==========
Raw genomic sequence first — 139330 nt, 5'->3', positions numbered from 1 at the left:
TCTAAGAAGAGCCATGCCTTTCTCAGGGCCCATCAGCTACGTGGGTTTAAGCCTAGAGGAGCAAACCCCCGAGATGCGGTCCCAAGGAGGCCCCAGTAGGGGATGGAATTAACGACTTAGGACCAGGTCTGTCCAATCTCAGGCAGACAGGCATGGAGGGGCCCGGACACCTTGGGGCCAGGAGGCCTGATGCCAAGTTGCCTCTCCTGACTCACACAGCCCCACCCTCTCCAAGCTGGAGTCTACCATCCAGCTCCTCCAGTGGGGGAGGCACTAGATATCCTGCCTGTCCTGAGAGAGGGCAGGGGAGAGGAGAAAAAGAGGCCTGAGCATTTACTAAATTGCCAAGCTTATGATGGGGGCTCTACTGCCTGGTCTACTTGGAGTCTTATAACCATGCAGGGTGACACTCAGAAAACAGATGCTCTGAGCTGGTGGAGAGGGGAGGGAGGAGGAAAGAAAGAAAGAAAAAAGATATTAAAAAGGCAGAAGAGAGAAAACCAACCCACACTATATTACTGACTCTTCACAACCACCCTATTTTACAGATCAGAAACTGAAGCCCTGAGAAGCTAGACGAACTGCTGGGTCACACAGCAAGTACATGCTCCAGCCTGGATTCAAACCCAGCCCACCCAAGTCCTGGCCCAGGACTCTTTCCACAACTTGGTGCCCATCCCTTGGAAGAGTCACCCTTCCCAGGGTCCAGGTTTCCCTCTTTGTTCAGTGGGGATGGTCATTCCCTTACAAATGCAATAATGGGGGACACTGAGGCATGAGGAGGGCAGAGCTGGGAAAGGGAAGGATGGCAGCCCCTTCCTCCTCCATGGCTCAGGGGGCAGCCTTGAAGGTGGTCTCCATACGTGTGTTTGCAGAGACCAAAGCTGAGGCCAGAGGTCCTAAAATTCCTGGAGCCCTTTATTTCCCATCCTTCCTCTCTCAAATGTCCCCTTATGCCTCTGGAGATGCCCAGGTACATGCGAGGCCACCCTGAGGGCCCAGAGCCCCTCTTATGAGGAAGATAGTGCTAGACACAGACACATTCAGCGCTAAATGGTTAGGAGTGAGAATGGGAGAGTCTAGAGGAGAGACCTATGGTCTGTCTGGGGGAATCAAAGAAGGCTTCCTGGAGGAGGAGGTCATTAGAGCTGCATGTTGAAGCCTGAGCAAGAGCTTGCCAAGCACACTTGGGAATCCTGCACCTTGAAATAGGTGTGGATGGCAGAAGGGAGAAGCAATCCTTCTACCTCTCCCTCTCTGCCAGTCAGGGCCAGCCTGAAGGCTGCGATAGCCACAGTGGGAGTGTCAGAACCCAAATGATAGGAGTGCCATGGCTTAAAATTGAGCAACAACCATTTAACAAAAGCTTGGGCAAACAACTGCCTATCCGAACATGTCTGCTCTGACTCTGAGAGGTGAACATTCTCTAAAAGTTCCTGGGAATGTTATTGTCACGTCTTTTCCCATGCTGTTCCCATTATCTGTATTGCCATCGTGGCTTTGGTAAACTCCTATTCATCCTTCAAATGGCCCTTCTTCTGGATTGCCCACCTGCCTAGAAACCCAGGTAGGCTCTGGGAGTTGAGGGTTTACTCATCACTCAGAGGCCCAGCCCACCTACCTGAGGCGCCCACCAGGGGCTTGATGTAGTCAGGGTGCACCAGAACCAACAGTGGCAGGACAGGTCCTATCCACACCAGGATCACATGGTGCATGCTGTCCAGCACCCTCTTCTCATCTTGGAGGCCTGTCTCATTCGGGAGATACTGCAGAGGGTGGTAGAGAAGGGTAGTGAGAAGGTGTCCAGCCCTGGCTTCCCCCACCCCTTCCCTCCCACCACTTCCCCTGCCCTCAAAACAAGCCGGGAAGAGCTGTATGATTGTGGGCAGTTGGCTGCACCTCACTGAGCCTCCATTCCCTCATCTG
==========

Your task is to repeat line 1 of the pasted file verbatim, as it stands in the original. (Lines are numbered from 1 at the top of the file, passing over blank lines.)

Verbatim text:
Raw genomic sequence first — 139330 nt, 5'->3', positions numbered from 1 at the left: